Elizabeth Denham, the UK Information Commissioner at the Information Commissioner’s Office (ICO) is pleading the world leaders to get together and build a new global infrastructure where data can be shared with trust. It is not about creating a global law but laying the pipes and plumming to maximise the data flow, she said.
If we are to unlock the full potential of data innovation and keep the trust, we need an international solution for data sharing, a data Bretton Woods. This is what the UK ICO boss Elizabeth Denham proposed in a webinar hosted by Oxford Institute September 9th 2021.
“Data flows are international, but the checks and balances are domestic and that brings on a lot of problems,” she said and gave the example of multinational companies, who are not following the rules, then the ability of regulators to make them comply are limited.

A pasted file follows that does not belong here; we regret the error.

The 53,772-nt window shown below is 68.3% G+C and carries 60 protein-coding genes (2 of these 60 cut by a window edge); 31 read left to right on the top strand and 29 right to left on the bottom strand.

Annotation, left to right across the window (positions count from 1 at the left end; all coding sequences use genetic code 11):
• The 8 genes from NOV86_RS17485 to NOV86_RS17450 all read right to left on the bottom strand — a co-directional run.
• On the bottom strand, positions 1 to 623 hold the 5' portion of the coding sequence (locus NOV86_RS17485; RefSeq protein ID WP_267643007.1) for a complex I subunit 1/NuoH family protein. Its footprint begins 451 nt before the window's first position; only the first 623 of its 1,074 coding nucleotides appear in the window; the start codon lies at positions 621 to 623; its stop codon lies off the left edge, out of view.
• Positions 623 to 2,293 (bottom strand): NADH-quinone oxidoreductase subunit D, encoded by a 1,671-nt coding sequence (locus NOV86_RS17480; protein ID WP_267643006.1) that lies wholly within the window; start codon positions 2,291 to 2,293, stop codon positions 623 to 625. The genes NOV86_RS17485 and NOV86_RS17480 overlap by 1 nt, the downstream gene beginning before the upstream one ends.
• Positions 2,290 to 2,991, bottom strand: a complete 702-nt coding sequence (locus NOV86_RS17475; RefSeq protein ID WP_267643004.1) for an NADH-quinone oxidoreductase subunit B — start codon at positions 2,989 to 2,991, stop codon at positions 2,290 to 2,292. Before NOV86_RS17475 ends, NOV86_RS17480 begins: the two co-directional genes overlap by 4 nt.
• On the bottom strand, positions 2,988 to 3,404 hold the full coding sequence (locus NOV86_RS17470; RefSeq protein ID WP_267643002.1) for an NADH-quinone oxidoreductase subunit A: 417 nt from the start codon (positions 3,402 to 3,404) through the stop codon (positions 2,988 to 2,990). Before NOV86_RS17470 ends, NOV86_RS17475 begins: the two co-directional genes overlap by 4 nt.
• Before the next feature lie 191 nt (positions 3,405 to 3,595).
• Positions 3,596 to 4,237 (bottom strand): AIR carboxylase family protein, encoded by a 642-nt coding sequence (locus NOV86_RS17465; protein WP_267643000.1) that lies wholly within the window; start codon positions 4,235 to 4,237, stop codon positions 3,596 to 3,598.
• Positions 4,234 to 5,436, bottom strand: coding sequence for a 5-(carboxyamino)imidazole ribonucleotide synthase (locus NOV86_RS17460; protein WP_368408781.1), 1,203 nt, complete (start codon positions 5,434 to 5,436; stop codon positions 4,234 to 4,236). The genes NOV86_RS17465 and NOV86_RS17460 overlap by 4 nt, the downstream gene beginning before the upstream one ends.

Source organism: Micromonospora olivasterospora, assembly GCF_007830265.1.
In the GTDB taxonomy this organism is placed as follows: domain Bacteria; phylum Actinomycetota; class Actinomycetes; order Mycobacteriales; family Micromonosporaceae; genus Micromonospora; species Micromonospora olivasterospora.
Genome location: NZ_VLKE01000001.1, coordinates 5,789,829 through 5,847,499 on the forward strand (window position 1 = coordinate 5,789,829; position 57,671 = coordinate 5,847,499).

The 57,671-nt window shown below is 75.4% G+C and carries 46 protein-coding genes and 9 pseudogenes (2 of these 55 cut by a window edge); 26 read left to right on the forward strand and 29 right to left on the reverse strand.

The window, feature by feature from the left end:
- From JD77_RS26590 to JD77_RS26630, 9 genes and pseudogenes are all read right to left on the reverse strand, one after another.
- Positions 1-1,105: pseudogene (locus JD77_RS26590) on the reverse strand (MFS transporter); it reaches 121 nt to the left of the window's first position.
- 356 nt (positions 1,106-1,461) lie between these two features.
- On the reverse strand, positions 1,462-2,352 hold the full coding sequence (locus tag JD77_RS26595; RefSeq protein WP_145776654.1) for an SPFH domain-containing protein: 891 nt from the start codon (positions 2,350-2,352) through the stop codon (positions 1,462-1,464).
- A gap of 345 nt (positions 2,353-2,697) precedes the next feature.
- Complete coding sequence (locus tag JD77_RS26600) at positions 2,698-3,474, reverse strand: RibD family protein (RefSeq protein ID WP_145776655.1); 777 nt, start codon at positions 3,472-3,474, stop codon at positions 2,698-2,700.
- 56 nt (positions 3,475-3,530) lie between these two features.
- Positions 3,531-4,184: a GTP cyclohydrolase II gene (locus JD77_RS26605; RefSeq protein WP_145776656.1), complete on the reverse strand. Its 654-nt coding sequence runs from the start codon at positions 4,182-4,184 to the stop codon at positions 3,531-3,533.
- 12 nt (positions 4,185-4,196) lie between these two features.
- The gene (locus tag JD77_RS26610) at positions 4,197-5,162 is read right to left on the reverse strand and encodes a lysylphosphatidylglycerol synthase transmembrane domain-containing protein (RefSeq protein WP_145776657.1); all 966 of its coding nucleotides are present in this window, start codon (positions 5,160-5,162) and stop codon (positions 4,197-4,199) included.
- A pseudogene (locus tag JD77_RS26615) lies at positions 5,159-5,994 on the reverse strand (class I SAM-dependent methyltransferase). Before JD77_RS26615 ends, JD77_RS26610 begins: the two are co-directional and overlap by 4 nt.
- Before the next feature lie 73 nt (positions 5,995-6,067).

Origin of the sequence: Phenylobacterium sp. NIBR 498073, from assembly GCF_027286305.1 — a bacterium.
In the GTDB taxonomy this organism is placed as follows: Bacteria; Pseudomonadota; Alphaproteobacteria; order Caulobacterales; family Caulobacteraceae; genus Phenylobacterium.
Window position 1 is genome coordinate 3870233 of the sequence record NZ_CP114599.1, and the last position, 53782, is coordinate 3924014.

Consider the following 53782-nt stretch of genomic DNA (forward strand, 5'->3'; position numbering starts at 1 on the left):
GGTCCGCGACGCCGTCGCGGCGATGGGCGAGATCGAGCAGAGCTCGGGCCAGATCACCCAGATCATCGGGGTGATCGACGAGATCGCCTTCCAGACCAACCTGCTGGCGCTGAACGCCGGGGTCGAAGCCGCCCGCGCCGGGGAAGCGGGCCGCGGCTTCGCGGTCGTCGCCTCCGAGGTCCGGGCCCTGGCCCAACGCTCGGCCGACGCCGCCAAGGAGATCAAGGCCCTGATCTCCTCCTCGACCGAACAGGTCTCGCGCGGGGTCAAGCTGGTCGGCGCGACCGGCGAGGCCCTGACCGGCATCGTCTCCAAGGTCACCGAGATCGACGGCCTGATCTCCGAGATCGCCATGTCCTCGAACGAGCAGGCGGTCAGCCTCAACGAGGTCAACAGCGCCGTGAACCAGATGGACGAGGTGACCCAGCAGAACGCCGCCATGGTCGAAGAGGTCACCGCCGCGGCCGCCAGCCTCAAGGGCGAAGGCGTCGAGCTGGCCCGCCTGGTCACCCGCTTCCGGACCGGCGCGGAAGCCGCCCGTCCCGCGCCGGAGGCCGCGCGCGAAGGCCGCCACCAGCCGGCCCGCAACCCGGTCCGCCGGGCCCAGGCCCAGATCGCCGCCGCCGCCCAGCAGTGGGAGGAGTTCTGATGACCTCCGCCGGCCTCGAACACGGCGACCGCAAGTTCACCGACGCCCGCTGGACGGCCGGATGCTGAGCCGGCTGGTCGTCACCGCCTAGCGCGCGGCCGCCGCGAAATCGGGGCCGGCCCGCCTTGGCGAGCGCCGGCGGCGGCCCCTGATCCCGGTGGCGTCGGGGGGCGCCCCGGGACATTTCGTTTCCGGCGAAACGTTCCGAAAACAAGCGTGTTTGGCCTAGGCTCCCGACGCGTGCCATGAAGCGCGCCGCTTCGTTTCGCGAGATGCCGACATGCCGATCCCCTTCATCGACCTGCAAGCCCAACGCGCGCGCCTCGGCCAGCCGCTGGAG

The Bretton Woods system of monetary management established the rules for commercial and financial relations among the United States, Canada, Western European countries, Australia, and Japan after the 1944 Bretton Woods Agreement. We need that for data, she said and underlined that digital is borderless, data is integral to digital innovation and data flows rely on trust.
“This is not about creating a global law, one law to rule them all. We have to respect the differences, but we need to build the infrastructure to allow those differences. We need the pipes and the plumming to maximise the data flows.”
“And as there is no convergence in the data laws today, there is convergence in expectations form people. Digital citizens expect data protection.”
A new system will help against nations, who today are defaulting to data localisation, she said.
“I am not naive in the challenge I am suggesting here, but the world has come together before. We’ve realised that crime knows no borders, so we work together on that. Also on copyright. I am calling for a re-thinking of ‘data flows with trust’. This is not just a trade issue, it is so broad, so we need to bring all experts to the table.”
She does not necessarily expect the GDPR to be the standard. There are many other possibilities. The EU has adequacy agreements with Canada, New Zealand, Japan, UK, so it does not have to be the GDPR, she said and underlined that the data protection community is ready. Now it is up to politicians to make it happen.